For an hour yesterday, I listened to my determined 18 year-old genius-child teach her little brother, da Creature, how to do dishes (again). This is installment five thousand on her quest to have him able to do this seemingly simple task safely and well and independently. What struck me was her patience. Mere mortals (myself included) do not possess this level of patience. He IS learning, but after three years of work on weekends and holidays on her part, he is still only half able to sequence and plan well enough to do all the complex tasks involved in safely unloading, then reloading a dishwasher.
He takes these huge mental detours, which drive me up the wall. I want to teach things to him, too, but the constant end-arounds he does to avoid doing things are just maddening. For instance, he likes playing with water. Really likes it. So, rinsing dishes is fun. Really fun. After ten minutes of rinsing the glass that only had water in it to begin with I figure it’s probably good to go. Honestly, it’s probably good for an operating room at that point, but it’s STILL NOT IN THE DISHWASHER.
Do you have lots and lots of full hours lying around your wreckage of a life post-diagnosis of your SPD child, to devote to teaching all the tiny little steps involved in everyday tasks, games, homework, motor skills, OT, emotion work, etc., plus all the hours that are required to get enough repetition under your child’s belt to actually be competent at those things without that horrible sound? You know the one…the sound he makes when he’s frustrated? The rising-pitched whine that escalates to stomping and hitting counters and yelling right at your nose because he’s angry that you didn’t let him quit when he decided it was going to take work and didn’t like it anymore?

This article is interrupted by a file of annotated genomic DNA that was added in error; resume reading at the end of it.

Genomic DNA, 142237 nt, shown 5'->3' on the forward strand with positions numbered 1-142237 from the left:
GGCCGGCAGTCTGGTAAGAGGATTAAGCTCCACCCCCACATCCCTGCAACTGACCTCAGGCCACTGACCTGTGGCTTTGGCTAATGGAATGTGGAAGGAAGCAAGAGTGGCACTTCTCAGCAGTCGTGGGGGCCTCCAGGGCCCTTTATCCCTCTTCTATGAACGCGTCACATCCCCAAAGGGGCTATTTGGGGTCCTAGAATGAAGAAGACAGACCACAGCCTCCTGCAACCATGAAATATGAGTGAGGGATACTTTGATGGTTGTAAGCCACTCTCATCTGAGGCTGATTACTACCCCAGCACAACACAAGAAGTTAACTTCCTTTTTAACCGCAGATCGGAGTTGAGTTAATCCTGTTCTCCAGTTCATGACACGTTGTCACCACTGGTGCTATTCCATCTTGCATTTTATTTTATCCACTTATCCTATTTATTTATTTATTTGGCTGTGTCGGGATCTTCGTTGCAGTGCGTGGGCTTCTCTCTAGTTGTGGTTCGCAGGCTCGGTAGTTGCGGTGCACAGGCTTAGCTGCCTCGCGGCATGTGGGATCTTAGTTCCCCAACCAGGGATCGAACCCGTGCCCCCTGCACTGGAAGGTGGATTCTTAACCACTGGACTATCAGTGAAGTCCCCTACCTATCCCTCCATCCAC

Maybe I’m defective. Maybe life SHOULD be made entirely of these hours. Maybe my 18 year old is a better person than I am. Maybe being too old, too tired and overburdened turns one into the kind of person that shrugs her shoulders and gives in when what I really need to do is spend every waking minute teaching him every thing patiently and with enormous repetition. Whinge…
I am grateful that she never gives up.
I am grateful too that she has ALWAYS been this way, since the year she spent forcing him to make eye contact by holding his face and smiling and laughing at him vigilantly for hours each day (she got eye contact at 18months). She also managed to get him to start laughing by the time he was 24 months old (these are developmental markers which were pretty much out of reach, btw, given where his autism/SPD were at the time). She was only 11-12 years old then, mind you, and her explanation for why she did it is actually kind of charming, in a self-interested sort of way… “I wanted him to PLAY with me, and he wasn’t gonna get away with not doing it, so that was that: he was gonna play with me.”
Her goals for this summer are simple: stop him once and for all from toe-walking; play with him everyday; do his OT everyday; make him a functional chore-doing mini-her— you know, nothing complicated or anything. Good luck to da Sister.
My goals? I’m gonna hide over here and balance accounts in Quicken and pay bills and do work and make sure he gets quality sensory input when she’s not doing things with him, and let her have at it. I will, however, marvel at what can be accomplished when someone works so methodically and tirelessly to teach him, and quietly try to calm my fears about school where no one can do this for him, and life which doesn’t wait for you to stop rinsing the one dish and remember to load the rest. In the meantime, I WILL do my part by handing out LOTS of hugs and snuggles and making super good home made food, and spending my hours finalizing plans for our 23 day, 5,000 mile road trip of discovery across America which will begin on June 18th… *smile* She’s got this.